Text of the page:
Leaves: Works Of Art, Not Just For Shade

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Week after week of these long, hot summer days makes us appreciate the soothing coolness that a moment under a shade tree provides. Bozeman is a city that promotes and protects a large quantity and variety of wonderful shade trees. These deciduous trees support leaves in a variety of shapes and sizes.

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There are four main functions of leaves:
• To produce nutrients for the tree through the process of photosynthesis. Leaves are thin to expose as much surface area to sunlight as possible. Along with the chlorophyll already present, the leaf then takes in sunlight, water and carbon dioxide and converts these into nutrients and oxygen.
• To aid in the natural filtration and exchanging of gases. Leaves draw in carbon dioxide and it is through the leaves that oxygen is released back into the air.
• To produce shade and shelter for the trunk and root system (and sweltering humans).
• To become food for insects and animals.
When the long hot days of summer turn to shorter days and cooler nights, the process within the leaves begin to change. The trees are preparing for winter and cutting off the water and nutrients to the leaves. By shedding their leaves, trees conserve water and energy during the winter. But why do leaves change color? It is due to the changing types of pigments and to the absence of chlorophyll. Yellow or orange leaves come from the Xanthophyll pigment. This pigment is usually present throughout the summer, yet goes unnoticed because of the predominant green chlorophyll in the leaves. Red leaves come mainly from the Anthocyanin pigment, which is not produced until autumn. When the chlorophyll is gone, the other pigments shine through. A poplar leaf turns bright yellow while a maple leaf becomes a brilliant red. Many different shades can transform landscapes into flaming sprays of color that transfix our eyes and touch our heart. And then, in a seemingly fleeting moment, the trees are bare and the bright colors are gone except in our memories.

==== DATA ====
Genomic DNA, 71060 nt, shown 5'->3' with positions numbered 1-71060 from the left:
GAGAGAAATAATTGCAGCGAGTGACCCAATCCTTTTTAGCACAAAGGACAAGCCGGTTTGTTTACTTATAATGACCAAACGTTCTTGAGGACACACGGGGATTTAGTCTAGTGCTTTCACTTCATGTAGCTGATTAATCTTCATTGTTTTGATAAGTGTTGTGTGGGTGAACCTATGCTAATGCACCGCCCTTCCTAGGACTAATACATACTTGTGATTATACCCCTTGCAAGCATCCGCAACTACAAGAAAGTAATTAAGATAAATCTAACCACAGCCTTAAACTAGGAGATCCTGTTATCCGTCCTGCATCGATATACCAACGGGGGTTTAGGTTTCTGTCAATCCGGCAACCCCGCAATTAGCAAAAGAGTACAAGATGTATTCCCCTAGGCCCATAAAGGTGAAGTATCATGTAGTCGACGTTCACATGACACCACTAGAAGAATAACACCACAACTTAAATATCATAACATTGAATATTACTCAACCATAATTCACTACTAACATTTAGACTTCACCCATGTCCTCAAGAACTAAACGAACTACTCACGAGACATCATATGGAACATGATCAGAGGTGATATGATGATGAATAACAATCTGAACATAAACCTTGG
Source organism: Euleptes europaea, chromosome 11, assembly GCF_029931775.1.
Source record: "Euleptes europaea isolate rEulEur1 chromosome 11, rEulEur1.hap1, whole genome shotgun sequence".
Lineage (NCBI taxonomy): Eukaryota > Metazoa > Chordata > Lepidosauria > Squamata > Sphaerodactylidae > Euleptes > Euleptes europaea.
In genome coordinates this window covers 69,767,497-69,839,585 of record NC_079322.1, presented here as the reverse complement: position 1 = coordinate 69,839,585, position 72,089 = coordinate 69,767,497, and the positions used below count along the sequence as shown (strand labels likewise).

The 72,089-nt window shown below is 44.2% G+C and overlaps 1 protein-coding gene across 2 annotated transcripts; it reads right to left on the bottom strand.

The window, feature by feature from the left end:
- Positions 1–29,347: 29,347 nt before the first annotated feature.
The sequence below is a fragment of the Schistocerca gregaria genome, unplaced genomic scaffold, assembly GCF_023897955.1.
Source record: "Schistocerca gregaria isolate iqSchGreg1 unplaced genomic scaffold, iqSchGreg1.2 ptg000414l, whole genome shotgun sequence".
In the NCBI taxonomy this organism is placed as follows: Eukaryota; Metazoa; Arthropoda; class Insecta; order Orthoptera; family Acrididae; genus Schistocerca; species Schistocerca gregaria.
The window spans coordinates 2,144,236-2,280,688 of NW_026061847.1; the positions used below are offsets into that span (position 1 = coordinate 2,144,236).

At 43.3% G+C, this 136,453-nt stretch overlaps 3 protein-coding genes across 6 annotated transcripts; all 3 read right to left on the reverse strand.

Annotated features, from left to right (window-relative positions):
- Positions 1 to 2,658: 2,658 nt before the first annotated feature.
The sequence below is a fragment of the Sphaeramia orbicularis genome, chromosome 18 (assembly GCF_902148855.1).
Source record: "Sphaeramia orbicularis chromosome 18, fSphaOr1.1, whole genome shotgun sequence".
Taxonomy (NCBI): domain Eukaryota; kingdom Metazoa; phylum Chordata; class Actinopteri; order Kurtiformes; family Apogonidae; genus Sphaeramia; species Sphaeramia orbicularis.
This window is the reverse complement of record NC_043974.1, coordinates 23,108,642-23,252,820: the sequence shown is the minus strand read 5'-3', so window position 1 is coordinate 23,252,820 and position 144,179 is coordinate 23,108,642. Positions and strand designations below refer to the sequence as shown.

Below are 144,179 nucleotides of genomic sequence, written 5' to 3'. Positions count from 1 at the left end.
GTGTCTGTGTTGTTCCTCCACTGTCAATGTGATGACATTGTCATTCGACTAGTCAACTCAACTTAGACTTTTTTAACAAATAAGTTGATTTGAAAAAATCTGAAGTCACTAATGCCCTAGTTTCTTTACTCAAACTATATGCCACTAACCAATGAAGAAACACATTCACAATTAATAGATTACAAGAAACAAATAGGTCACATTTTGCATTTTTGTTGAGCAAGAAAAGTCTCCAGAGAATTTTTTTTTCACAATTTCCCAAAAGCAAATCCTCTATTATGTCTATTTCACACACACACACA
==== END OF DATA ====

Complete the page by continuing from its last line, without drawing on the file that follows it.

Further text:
As keepsakes, people have been preserving leaves by pressing them for a very long time. Yet, hundreds of years ago, stories were told of Sea Captains or East India Traders having lacy leaves that were translucent, delicate and only had the veins intact, no pulp. Then, in 1645 it is said that a surgeon and anatomy professor named Marcus Aurelius discovered a way to take the flesh away from a leaf, while keeping the structure (veins) in place. This feat went unpublished until 1723. In that year, another man, Dutch naturalist Fredrick Ruysch, was the first to publish a method on how to remove the flesh from leaves. The results of his process were welcomed with astonishment and enthusiasm as works of art, with pieces often displayed by those wealthy enough to afford them.

When the pulp is removed from a leaf, an intricate series of veins is revealed. The major vein splits into smaller and smaller veins that spread out to the edges of the leaf, similar to a topographical view of a river and its smaller tributaries or the veins within our bodies. This lacy effect can happen naturally by fermentation or by some insects or larvae. However, during the natural process there are often blemishes or vein sections that have been eaten away. The result is very fragile and rarely complete. Today, a very few people have been able to develop a hand etching process that can preserve the inner structure of leaves. Multiple techniques have been developed and one that works on a particular leaf might not work on another. The gorgeous colors are lost and turn to a muddy brown. Permanent dyes are added to replicate the natural colors as closely as possible. These brightly hued, intricately etched leaves are artfully arranged in a shadow box, turning a perishable item into a beautifully durable work of art.

Hopefully now, when you are cooling off under a shade tree or admiring the brilliant colors of Autumn, you will have a little more insight into the complex design of leaves and their value as art. If you want another way to preserve a memory of a special autumn or are looking for a unique work of art, visit Earth’s Treasures. Come in and marvel at how detailed and individualized the inside of a leaf can be.

Earth’s Treasures is located at 25 N. Willson and can be reached via phone at (406) 586-3451 or via www.EarthsTreasuresMT.com.

By Patti Albrecht, Owner of Earth’s Treasures